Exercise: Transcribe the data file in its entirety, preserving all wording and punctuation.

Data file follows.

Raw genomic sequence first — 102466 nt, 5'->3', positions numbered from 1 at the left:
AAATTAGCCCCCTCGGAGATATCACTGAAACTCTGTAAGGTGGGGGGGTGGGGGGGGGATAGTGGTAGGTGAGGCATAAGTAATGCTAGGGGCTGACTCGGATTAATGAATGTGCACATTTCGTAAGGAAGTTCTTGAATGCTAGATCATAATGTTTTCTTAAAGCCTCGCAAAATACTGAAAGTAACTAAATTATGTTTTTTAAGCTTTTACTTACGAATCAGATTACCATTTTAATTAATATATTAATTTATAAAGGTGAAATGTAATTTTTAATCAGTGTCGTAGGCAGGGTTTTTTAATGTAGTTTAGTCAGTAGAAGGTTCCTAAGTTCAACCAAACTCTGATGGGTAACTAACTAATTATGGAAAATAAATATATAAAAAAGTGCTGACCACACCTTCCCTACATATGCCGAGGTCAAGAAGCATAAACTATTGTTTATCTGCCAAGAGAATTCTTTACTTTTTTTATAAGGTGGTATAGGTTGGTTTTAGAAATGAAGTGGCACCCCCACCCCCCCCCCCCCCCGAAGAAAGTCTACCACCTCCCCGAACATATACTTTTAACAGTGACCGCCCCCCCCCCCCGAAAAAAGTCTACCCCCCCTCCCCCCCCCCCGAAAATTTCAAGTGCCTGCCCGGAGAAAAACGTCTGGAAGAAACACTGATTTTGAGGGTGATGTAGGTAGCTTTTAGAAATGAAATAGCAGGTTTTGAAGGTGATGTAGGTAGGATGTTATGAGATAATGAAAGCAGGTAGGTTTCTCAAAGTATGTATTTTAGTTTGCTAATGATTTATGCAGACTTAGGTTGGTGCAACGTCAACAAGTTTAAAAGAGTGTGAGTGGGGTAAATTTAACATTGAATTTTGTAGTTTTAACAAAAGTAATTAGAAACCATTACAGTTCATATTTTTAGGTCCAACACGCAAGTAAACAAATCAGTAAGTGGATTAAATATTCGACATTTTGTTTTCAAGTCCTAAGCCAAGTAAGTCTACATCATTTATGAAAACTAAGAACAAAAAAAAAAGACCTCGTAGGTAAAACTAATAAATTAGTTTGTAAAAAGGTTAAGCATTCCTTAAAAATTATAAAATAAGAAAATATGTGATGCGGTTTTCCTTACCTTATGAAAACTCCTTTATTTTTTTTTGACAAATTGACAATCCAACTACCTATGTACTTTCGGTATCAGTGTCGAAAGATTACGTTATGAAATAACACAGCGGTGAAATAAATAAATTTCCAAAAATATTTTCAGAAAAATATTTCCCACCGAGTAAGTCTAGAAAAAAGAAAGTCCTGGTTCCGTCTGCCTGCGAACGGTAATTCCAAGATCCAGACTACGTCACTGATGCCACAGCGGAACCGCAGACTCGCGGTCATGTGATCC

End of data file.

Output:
Raw genomic sequence first — 102466 nt, 5'->3', positions numbered from 1 at the left:
AAATTAGCCCCCTCGGAGATATCACTGAAACTCTGTAAGGTGGGGGGGTGGGGGGGGGATAGTGGTAGGTGAGGCATAAGTAATGCTAGGGGCTGACTCGGATTAATGAATGTGCACATTTCGTAAGGAAGTTCTTGAATGCTAGATCATAATGTTTTCTTAAAGCCTCGCAAAATACTGAAAGTAACTAAATTATGTTTTTTAAGCTTTTACTTACGAATCAGATTACCATTTTAATTAATATATTAATTTATAAAGGTGAAATGTAATTTTTAATCAGTGTCGTAGGCAGGGTTTTTTAATGTAGTTTAGTCAGTAGAAGGTTCCTAAGTTCAACCAAACTCTGATGGGTAACTAACTAATTATGGAAAATAAATATATAAAAAAGTGCTGACCACACCTTCCCTACATATGCCGAGGTCAAGAAGCATAAACTATTGTTTATCTGCCAAGAGAATTCTTTACTTTTTTTATAAGGTGGTATAGGTTGGTTTTAGAAATGAAGTGGCACCCCCACCCCCCCCCCCCCCCGAAGAAAGTCTACCACCTCCCCGAACATATACTTTTAACAGTGACCGCCCCCCCCCCCCGAAAAAAGTCTACCCCCCCTCCCCCCCCCCCGAAAATTTCAAGTGCCTGCCCGGAGAAAAACGTCTGGAAGAAACACTGATTTTGAGGGTGATGTAGGTAGCTTTTAGAAATGAAATAGCAGGTTTTGAAGGTGATGTAGGTAGGATGTTATGAGATAATGAAAGCAGGTAGGTTTCTCAAAGTATGTATTTTAGTTTGCTAATGATTTATGCAGACTTAGGTTGGTGCAACGTCAACAAGTTTAAAAGAGTGTGAGTGGGGTAAATTTAACATTGAATTTTGTAGTTTTAACAAAAGTAATTAGAAACCATTACAGTTCATATTTTTAGGTCCAACACGCAAGTAAACAAATCAGTAAGTGGATTAAATATTCGACATTTTGTTTTCAAGTCCTAAGCCAAGTAAGTCTACATCATTTATGAAAACTAAGAACAAAAAAAAAAGACCTCGTAGGTAAAACTAATAAATTAGTTTGTAAAAAGGTTAAGCATTCCTTAAAAATTATAAAATAAGAAAATATGTGATGCGGTTTTCCTTACCTTATGAAAACTCCTTTATTTTTTTTTGACAAATTGACAATCCAACTACCTATGTACTTTCGGTATCAGTGTCGAAAGATTACGTTATGAAATAACACAGCGGTGAAATAAATAAATTTCCAAAAATATTTTCAGAAAAATATTTCCCACCGAGTAAGTCTAGAAAAAAGAAAGTCCTGGTTCCGTCTGCCTGCGAACGGTAATTCCAAGATCCAGACTACGTCACTGATGCCACAGCGGAACCGCAGACTCGCGGTCATGTGATCC